A little farther north, along the Old North Road, into the county of Yorkshire, the little village of Scrooby sat on the bank of the River Ryton. At the age of nine or ten, William Brewster came to live at Scrooby. This was in 1575 when William’s father, also named William, was appointed overseer of Scrooby manor, a position that gave him a great deal of authority and considerable income. Consequently, the younger Brewster was provided a quite thorough education which very few people were fortunate enough to have in those times. In 1589 he returned to Scrooby and succeeded his father as overseer.
During these times, England was actually ruled by the Catholic Church. Oh yes, there was a king or queen on the throne, but most authority was delegated to church officers; and they ruled with a free and heavy hand. Local congregations had no voice in the choice of their ministers and were told exactly how they should worship. Failure to attend church regularly was severely punished, as was any attempt to form congregations outside the narrow confines of the Catholic Church. Guilt of these and such other infractions as unpaid taxes, public misbehavior and lack of patriotism was decided and sentences imposed with cruel and wanton indifference, at the whim of any and all officers of the church and state. People were thrown in prison, hanged and even burned at the stake for minor offenses. A desire for religious freedom was driving more and more people to take the risk of joining together in secret congregations separate from the strict and harsh Church of England. William Brewster was one of the many around Scrooby taking this risk. Much is known about Brewster during these times because he later wrote and published a complete account of his life. His writings left a record of the progression of life and events at Scrooby and there can be little doubt that it was the same elsewhere. People over in Norfolk County were joining together in secret congregations too and, there as in Scrooby, some were caught, some were fined, some were jailed and some were executed. In fear and desperation, they began to flee the country. Holland permitted religious freedom and accepted any honest and decent refugees. So, beginning in 1593, the first Pilgrims began fleeing to Amsterdam. Here they established an new church which was called the Ancient Brethren.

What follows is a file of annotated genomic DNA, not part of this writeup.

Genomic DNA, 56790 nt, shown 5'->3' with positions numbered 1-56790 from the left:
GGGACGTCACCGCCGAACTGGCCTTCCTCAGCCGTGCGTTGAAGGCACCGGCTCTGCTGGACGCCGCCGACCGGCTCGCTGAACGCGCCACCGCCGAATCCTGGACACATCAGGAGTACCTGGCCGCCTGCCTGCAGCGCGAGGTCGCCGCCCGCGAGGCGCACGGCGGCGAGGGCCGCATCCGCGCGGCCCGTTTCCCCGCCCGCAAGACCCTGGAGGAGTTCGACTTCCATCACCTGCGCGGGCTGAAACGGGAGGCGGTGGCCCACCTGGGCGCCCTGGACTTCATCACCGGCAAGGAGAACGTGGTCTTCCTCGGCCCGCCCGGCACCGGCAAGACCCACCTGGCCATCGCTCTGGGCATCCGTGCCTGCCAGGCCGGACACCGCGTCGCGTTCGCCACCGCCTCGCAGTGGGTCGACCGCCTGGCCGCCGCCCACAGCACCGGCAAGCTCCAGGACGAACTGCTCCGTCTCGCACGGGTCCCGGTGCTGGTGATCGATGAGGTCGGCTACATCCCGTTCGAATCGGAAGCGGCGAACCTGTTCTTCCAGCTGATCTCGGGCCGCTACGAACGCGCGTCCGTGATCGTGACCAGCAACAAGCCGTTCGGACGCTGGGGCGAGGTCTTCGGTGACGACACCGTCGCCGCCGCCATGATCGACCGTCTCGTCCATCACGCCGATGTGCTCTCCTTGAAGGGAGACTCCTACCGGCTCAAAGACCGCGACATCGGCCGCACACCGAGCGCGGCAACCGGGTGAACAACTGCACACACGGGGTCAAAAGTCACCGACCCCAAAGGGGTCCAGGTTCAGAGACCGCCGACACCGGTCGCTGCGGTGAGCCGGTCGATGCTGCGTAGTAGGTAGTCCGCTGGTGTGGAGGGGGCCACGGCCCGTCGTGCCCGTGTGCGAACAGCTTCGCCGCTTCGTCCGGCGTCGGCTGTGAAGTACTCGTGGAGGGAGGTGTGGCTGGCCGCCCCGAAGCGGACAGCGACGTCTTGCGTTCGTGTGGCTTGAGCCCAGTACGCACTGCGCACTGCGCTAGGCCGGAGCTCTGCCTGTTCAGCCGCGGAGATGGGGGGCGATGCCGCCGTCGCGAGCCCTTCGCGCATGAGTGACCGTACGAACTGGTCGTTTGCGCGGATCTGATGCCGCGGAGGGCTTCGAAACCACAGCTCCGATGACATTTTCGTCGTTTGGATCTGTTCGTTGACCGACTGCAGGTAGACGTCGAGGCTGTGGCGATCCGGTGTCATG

At least two of Robert Fuller’s children were among these Pilgrims. Edward and Samuel were in Holland although there seems to be no record of when they fled England. This is certainly not surprising since it was forbidden to leave England without permission; and permission was denied to religious separatists. So, of course, the Fullers and most other Pilgrims, slipped away as quietly as possible and tried to leave no evidence for anyone to follow. Some, like William Brewster, later wrote of these times and so left a record of the dates and events but apparently none of the Fullers did.
Beginning in Amsterdam, however, many records were kept and books were written and published. In fact, one of the main reasons that the Pilgrims came to be so famous was because some of them were quite literary and readily used the printing press to promote their cause and their fame. From these records, it is known that the Church of the Ancient Brethren was torn by bickering and scandal; and in 1609 Samuel Fuller was the leader of a group that left that congregation and moved to Leyden. Here they bought a building known as the Green Gate. Although they themselves never adopted a name for this congregation, it has since been known as the Green Gate Congregation. Samuel was the first deacon of this congregation and, for several years, the only deacon.
These were hard times for the Pilgrims at Green Gate. In the course of fleeing England and traveling overseas and overland to Leyden most of them had spent, or been robbed of, their money. In Leyden they found it difficult to find employment because they were not Dutch citizens. In addition to that, most of them were shopkeepers, innkeepers or tradesmen and not accustomed to common labor. Being poor meant that their diets were deficient and that they had to live in a poor section of town where sanitation was lacking. They lived a miserable existence for a time and death took its toll. In time, however, one by one and little by little, they began to recover from their destitution and some of them even accumulated some wealth. Green Gate was a congregation of high morals and efficient management. This group of Pilgrims was industrious and honest and won the respect, as well as acceptance, of the Dutch. By 1620 they were back on their feet and still enjoying the freedom to worship as they pleased.
But, regardless of the improved circumstances, an uneasiness had crept in and talk had begun of relocating. Even though they were doing well now and enjoying a good relationship with the Dutch, they began to worry about their little group blending in with the Dutch and eventually disappearing. This was a valid worry because there had already been intermarriages with the Dutch and the great difference in their numbers was sure to result in them being swallowed up in the Dutch population. Also, their children were constantly picking up Dutch customs and attitudes which were considered frivolous and unchristian by the Pilgrims. So, it was decided that a group of them should go to America right away and, after they had established a colony there, the rest would follow.
Excerpted from “Wool Trompers” by J.L.Fuller